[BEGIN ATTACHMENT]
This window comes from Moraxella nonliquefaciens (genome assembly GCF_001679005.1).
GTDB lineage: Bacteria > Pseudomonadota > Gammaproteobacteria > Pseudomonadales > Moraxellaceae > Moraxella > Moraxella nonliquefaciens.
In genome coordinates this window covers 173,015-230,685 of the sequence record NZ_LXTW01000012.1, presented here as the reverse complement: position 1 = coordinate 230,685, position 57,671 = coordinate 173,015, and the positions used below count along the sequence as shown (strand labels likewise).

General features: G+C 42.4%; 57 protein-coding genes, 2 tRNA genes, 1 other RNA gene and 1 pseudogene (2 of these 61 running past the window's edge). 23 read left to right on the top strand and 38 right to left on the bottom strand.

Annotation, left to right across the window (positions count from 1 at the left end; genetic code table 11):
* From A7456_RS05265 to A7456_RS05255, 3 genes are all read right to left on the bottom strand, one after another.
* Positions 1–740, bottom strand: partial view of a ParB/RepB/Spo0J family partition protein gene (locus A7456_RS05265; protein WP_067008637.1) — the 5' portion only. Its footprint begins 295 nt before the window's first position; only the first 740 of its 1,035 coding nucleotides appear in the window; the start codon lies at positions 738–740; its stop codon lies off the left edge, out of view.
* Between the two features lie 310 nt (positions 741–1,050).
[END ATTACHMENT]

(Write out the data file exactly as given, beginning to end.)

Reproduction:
This window comes from Moraxella nonliquefaciens (genome assembly GCF_001679005.1).
GTDB lineage: Bacteria > Pseudomonadota > Gammaproteobacteria > Pseudomonadales > Moraxellaceae > Moraxella > Moraxella nonliquefaciens.
In genome coordinates this window covers 173,015-230,685 of the sequence record NZ_LXTW01000012.1, presented here as the reverse complement: position 1 = coordinate 230,685, position 57,671 = coordinate 173,015, and the positions used below count along the sequence as shown (strand labels likewise).

General features: G+C 42.4%; 57 protein-coding genes, 2 tRNA genes, 1 other RNA gene and 1 pseudogene (2 of these 61 running past the window's edge). 23 read left to right on the top strand and 38 right to left on the bottom strand.

Annotation, left to right across the window (positions count from 1 at the left end; genetic code table 11):
* From A7456_RS05265 to A7456_RS05255, 3 genes are all read right to left on the bottom strand, one after another.
* Positions 1–740, bottom strand: partial view of a ParB/RepB/Spo0J family partition protein gene (locus A7456_RS05265; protein WP_067008637.1) — the 5' portion only. Its footprint begins 295 nt before the window's first position; only the first 740 of its 1,035 coding nucleotides appear in the window; the start codon lies at positions 738–740; its stop codon lies off the left edge, out of view.
* Between the two features lie 310 nt (positions 741–1,050).